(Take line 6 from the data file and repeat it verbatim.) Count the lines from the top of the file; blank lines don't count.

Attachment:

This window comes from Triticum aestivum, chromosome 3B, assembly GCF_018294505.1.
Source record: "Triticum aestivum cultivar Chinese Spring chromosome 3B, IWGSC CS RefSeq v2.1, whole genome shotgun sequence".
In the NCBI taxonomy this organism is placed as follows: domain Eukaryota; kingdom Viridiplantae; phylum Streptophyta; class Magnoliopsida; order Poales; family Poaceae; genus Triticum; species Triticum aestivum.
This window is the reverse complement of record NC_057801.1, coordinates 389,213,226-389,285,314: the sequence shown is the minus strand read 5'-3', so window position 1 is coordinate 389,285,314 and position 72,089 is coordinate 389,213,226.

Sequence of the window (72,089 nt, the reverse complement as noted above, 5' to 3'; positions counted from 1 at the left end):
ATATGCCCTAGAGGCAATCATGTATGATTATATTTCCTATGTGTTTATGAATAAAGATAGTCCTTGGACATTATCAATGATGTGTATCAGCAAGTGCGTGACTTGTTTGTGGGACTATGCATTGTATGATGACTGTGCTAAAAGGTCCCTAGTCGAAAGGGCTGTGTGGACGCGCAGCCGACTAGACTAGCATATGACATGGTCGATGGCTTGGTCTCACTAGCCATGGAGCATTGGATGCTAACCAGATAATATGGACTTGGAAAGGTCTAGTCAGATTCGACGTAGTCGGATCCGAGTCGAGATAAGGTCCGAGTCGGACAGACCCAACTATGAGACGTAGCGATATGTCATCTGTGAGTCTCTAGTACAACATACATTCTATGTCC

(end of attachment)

ATATGCCCTAGAGGCAATCATGTATGATTATATTTCCTATGTGTTTATGAATAAAGATAGTCCTTGGACATTATCAATGATGTGTATCAGCAAGTGCGTGACTTGTTTGTGGGACTATGCATTGTATGATGACTGTGCTAAAAGGTCCCTAGTCGAAAGGGCTGTGTGGACGCGCAGCCGACTAGACTAGCATATGACATGGTCGATGGCTTGGTCTCACTAGCCATGGAGCATTGGATGCTAACCAGATAATATGGACTTGGAAAGGTCTAGTCAGATTCGACGTAGTCGGATCCGAGTCGAGATAAGGTCCGAGTCGGACAGACCCAACTATGAGACGTAGCGATATGTCATCTGTGAGTCTCTAGTACAACATACATTCTATGTCC